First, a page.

Norman Bennett (1865-1920)

Norman Ezra Bennett was born 16 October 1865 in North Orillia Twp, Simcoe County, Ontario. He was the son of Heamon Hinkston Bennett and Harriet Amelia Broomhead. Heamon Bennett was born in Vermont, USA; however, it is not known what date he arrived in Orillia Twp.

Heamon was widowed by 1883 as that year, Mary Ann (Bigelow) Palmer came to keep house for him. Mary Ann was from Cavan Twp, Durham County and had just been widowed. Several of her children, two of whom were still under the age of eighteen, came with her and it seems that the Bennett and Palmer families forged an immediate bond. One of Mary Ann’s sons, Enoch Palmer, had married Phoebe Elizabeth Skinner at Severn Bridge in 1881 and it seems likely that is how Mary Ann learned of the housekeeping position in the Bennett household.

Mary Ann’s youngest daughter, Charlotte Ann Palmer, who was born 25 March 1865, was the same age as Norman Bennett. They fell in love and were married 6 January 1886 in Severn Bridge. Norman worked alongside his father and upon Heamon’s death, took over the family farm.

In 1899, the Bennett farm homestead had a major fire. In rebuilding, Norman and Charlotte decided to start up a resort and made the house and outbuildings large enough to take in tourists. Their farm was located on Peninsula Point on the Severn River just before it widens into Sparrow Lake. The resort was named Bennett’s Peninsula Farm Resort and the house was known as Bennett’s Hotel. It was both a working farm and a resort. A wooden bridge over the Severn River adjacent to the farm had been built in 1882 and Norman Bennett became its caretaker until it was replaced with a steel bridge in 1905. The steel bridge was later moved down the river to Hamlet.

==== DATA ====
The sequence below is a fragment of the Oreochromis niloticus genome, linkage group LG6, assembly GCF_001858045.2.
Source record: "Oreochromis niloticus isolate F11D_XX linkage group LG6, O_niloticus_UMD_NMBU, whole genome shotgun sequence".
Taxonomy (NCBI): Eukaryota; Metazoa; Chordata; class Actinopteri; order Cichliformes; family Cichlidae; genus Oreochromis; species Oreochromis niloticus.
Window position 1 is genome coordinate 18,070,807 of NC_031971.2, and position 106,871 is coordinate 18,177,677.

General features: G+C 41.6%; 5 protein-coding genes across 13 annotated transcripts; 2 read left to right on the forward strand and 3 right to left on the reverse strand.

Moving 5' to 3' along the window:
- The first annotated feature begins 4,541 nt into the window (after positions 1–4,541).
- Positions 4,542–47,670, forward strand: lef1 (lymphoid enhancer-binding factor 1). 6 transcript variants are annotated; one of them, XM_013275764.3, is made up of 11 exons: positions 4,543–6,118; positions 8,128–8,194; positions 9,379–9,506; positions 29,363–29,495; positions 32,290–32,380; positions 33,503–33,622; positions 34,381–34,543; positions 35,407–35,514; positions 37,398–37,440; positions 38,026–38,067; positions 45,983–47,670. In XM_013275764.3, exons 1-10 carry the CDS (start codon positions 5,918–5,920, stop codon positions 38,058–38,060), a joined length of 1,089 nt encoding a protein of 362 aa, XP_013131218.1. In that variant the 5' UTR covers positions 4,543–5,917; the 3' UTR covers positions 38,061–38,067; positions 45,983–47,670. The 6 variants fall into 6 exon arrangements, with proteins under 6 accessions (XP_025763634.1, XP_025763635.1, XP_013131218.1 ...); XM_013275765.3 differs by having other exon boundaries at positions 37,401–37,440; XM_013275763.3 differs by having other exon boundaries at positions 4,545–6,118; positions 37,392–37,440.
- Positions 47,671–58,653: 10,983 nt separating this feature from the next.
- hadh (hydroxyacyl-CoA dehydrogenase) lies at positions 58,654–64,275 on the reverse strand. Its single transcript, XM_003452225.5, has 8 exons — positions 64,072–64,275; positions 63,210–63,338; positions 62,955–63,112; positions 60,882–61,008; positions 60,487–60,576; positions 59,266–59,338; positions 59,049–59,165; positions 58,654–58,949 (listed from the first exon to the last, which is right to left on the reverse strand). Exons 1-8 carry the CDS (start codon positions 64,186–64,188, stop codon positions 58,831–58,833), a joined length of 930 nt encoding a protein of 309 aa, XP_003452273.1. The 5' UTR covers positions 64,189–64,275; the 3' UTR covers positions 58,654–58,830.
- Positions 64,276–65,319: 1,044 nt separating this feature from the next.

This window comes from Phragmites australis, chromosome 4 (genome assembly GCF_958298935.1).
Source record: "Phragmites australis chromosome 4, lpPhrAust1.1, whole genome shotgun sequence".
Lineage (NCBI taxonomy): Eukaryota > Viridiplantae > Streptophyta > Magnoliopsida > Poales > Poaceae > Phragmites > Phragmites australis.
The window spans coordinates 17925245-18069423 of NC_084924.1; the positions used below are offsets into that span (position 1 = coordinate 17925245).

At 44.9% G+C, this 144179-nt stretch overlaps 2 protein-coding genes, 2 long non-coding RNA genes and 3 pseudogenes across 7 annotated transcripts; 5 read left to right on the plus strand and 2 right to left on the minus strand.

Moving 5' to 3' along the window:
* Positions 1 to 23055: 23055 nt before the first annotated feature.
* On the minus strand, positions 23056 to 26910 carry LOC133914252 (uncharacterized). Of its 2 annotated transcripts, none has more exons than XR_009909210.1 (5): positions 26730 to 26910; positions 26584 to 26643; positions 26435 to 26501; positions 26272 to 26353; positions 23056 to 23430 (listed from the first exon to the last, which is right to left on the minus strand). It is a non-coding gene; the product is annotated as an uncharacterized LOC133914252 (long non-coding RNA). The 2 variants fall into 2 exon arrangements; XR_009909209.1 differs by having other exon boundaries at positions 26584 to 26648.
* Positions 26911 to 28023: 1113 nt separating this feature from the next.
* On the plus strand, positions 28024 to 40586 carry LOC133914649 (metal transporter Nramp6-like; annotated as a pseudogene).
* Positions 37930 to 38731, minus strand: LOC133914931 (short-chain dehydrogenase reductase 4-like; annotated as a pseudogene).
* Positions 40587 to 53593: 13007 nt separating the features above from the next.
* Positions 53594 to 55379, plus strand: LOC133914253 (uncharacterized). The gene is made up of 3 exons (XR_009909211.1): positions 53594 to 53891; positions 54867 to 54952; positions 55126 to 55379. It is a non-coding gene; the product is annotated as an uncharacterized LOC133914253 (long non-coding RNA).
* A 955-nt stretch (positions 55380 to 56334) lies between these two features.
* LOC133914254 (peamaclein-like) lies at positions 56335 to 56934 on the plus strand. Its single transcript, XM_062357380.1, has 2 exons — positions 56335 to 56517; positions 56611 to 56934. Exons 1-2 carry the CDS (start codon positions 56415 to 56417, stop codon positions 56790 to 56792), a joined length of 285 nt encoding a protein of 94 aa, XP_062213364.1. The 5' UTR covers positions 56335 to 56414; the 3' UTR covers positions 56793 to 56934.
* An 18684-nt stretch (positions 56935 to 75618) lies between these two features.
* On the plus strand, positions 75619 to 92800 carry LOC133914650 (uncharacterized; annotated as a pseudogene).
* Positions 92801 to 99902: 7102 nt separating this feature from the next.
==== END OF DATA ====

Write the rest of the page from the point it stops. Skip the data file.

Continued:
Norman Bennett died suddenly on 8 July 1920. His elder son, Heamon, took over running the farm and resort, and was married later that year to Hazel Boyes. The dairy farm operation was discontinued in the early 1940’s. Heamon and Hazel operated Bennett’s Peninsula Farm Resort for 45 years, until 1965 when the property was sold. The land was subsequently subdivided and is now a rural community of many year-round homes.

Source – Anne Bigelow , a distant relative of Normans wife.

Preserving the Past for the Future